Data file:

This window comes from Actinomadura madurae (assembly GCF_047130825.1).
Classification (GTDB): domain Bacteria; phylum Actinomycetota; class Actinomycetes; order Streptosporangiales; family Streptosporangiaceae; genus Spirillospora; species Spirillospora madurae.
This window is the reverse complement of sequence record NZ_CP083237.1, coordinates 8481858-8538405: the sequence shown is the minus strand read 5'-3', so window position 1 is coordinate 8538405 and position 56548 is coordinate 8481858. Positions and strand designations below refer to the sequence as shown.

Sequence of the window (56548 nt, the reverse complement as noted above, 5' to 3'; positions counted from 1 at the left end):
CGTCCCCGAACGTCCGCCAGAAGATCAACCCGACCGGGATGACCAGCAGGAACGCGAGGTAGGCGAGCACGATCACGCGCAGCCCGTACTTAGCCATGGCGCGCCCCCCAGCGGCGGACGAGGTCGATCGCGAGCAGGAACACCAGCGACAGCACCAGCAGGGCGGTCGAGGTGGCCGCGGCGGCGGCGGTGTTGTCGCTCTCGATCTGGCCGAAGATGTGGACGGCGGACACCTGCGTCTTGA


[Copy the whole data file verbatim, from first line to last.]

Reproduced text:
This window comes from Actinomadura madurae (assembly GCF_047130825.1).
Classification (GTDB): domain Bacteria; phylum Actinomycetota; class Actinomycetes; order Streptosporangiales; family Streptosporangiaceae; genus Spirillospora; species Spirillospora madurae.
This window is the reverse complement of sequence record NZ_CP083237.1, coordinates 8481858-8538405: the sequence shown is the minus strand read 5'-3', so window position 1 is coordinate 8538405 and position 56548 is coordinate 8481858. Positions and strand designations below refer to the sequence as shown.

Sequence of the window (56548 nt, the reverse complement as noted above, 5' to 3'; positions counted from 1 at the left end):
CGTCCCCGAACGTCCGCCAGAAGATCAACCCGACCGGGATGACCAGCAGGAACGCGAGGTAGGCGAGCACGATCACGCGCAGCCCGTACTTAGCCATGGCGCGCCCCCCAGCGGCGGACGAGGTCGATCGCGAGCAGGAACACCAGCGACAGCACCAGCAGGGCGGTCGAGGTGGCCGCGGCGGCGGCGGTGTTGTCGCTCTCGATCTGGCCGAAGATGTGGACGGCGGACACCTGCGTCTTGA